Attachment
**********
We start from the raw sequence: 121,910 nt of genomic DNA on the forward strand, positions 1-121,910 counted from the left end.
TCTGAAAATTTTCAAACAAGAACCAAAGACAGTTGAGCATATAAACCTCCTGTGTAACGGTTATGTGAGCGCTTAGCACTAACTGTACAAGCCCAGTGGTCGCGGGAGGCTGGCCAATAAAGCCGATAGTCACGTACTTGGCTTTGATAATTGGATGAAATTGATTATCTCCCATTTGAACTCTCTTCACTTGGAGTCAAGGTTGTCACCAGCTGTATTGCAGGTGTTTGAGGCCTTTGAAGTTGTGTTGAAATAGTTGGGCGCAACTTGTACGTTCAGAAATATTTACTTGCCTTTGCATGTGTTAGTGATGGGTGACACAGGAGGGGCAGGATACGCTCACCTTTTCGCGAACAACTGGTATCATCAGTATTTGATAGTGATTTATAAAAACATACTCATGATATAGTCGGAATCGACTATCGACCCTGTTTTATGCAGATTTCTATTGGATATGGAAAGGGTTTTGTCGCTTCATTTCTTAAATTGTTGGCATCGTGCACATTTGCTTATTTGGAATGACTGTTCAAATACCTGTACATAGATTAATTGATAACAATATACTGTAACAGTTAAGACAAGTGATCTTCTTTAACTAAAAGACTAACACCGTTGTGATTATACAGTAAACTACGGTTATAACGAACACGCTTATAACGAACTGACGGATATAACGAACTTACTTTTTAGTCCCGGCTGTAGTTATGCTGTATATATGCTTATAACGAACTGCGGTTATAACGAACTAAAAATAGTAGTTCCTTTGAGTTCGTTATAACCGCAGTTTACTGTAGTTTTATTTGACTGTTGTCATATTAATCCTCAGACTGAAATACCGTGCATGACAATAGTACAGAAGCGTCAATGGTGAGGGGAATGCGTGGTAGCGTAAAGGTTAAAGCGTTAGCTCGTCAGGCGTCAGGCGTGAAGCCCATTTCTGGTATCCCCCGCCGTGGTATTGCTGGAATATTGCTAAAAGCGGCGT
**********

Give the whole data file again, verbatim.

We start from the raw sequence: 121,910 nt of genomic DNA on the forward strand, positions 1-121,910 counted from the left end.
TCTGAAAATTTTCAAACAAGAACCAAAGACAGTTGAGCATATAAACCTCCTGTGTAACGGTTATGTGAGCGCTTAGCACTAACTGTACAAGCCCAGTGGTCGCGGGAGGCTGGCCAATAAAGCCGATAGTCACGTACTTGGCTTTGATAATTGGATGAAATTGATTATCTCCCATTTGAACTCTCTTCACTTGGAGTCAAGGTTGTCACCAGCTGTATTGCAGGTGTTTGAGGCCTTTGAAGTTGTGTTGAAATAGTTGGGCGCAACTTGTACGTTCAGAAATATTTACTTGCCTTTGCATGTGTTAGTGATGGGTGACACAGGAGGGGCAGGATACGCTCACCTTTTCGCGAACAACTGGTATCATCAGTATTTGATAGTGATTTATAAAAACATACTCATGATATAGTCGGAATCGACTATCGACCCTGTTTTATGCAGATTTCTATTGGATATGGAAAGGGTTTTGTCGCTTCATTTCTTAAATTGTTGGCATCGTGCACATTTGCTTATTTGGAATGACTGTTCAAATACCTGTACATAGATTAATTGATAACAATATACTGTAACAGTTAAGACAAGTGATCTTCTTTAACTAAAAGACTAACACCGTTGTGATTATACAGTAAACTACGGTTATAACGAACACGCTTATAACGAACTGACGGATATAACGAACTTACTTTTTAGTCCCGGCTGTAGTTATGCTGTATATATGCTTATAACGAACTGCGGTTATAACGAACTAAAAATAGTAGTTCCTTTGAGTTCGTTATAACCGCAGTTTACTGTAGTTTTATTTGACTGTTGTCATATTAATCCTCAGACTGAAATACCGTGCATGACAATAGTACAGAAGCGTCAATGGTGAGGGGAATGCGTGGTAGCGTAAAGGTTAAAGCGTTAGCTCGTCAGGCGTCAGGCGTGAAGCCCATTTCTGGTATCCCCCGCCGTGGTATTGCTGGAATATTGCTAAAAGCGGCGT